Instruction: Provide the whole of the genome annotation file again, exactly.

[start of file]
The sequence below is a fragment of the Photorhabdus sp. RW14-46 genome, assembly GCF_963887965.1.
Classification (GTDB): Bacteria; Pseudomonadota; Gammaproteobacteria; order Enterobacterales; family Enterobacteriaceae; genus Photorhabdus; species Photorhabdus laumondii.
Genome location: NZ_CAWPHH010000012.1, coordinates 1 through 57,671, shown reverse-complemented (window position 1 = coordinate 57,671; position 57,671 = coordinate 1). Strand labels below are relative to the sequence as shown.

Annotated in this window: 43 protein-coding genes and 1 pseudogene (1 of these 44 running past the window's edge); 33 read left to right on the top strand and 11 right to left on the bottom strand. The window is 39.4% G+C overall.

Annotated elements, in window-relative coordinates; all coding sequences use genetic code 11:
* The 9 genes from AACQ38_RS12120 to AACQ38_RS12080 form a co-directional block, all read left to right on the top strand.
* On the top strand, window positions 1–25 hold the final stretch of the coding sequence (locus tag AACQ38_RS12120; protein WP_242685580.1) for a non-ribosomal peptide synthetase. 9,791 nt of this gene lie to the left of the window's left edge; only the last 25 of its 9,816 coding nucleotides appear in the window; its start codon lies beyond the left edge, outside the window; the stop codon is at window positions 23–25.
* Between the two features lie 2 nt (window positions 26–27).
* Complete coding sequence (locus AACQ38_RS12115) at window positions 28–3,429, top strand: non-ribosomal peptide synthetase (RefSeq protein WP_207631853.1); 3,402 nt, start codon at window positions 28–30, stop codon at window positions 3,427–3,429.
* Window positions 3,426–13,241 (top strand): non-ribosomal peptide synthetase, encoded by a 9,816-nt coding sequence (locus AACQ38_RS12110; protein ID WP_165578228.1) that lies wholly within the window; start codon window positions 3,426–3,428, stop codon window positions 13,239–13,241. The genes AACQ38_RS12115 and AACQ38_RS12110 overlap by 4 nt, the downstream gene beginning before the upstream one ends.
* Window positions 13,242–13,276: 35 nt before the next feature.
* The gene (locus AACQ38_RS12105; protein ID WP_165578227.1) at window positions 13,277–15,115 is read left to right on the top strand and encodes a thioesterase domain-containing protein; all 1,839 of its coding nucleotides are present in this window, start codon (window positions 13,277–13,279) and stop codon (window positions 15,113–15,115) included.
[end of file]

The sequence below is a fragment of the Photorhabdus sp. RW14-46 genome, assembly GCF_963887965.1.
Classification (GTDB): Bacteria; Pseudomonadota; Gammaproteobacteria; order Enterobacterales; family Enterobacteriaceae; genus Photorhabdus; species Photorhabdus laumondii.
Genome location: NZ_CAWPHH010000012.1, coordinates 1 through 57,671, shown reverse-complemented (window position 1 = coordinate 57,671; position 57,671 = coordinate 1). Strand labels below are relative to the sequence as shown.

Annotated in this window: 43 protein-coding genes and 1 pseudogene (1 of these 44 running past the window's edge); 33 read left to right on the top strand and 11 right to left on the bottom strand. The window is 39.4% G+C overall.

Annotated elements, in window-relative coordinates; all coding sequences use genetic code 11:
* The 9 genes from AACQ38_RS12120 to AACQ38_RS12080 form a co-directional block, all read left to right on the top strand.
* On the top strand, window positions 1–25 hold the final stretch of the coding sequence (locus tag AACQ38_RS12120; protein WP_242685580.1) for a non-ribosomal peptide synthetase. 9,791 nt of this gene lie to the left of the window's left edge; only the last 25 of its 9,816 coding nucleotides appear in the window; its start codon lies beyond the left edge, outside the window; the stop codon is at window positions 23–25.
* Between the two features lie 2 nt (window positions 26–27).
* Complete coding sequence (locus AACQ38_RS12115) at window positions 28–3,429, top strand: non-ribosomal peptide synthetase (RefSeq protein WP_207631853.1); 3,402 nt, start codon at window positions 28–30, stop codon at window positions 3,427–3,429.
* Window positions 3,426–13,241 (top strand): non-ribosomal peptide synthetase, encoded by a 9,816-nt coding sequence (locus AACQ38_RS12110; protein ID WP_165578228.1) that lies wholly within the window; start codon window positions 3,426–3,428, stop codon window positions 13,239–13,241. The genes AACQ38_RS12115 and AACQ38_RS12110 overlap by 4 nt, the downstream gene beginning before the upstream one ends.
* Window positions 13,242–13,276: 35 nt before the next feature.
* The gene (locus AACQ38_RS12105; protein ID WP_165578227.1) at window positions 13,277–15,115 is read left to right on the top strand and encodes a thioesterase domain-containing protein; all 1,839 of its coding nucleotides are present in this window, start codon (window positions 13,277–13,279) and stop codon (window positions 15,113–15,115) included.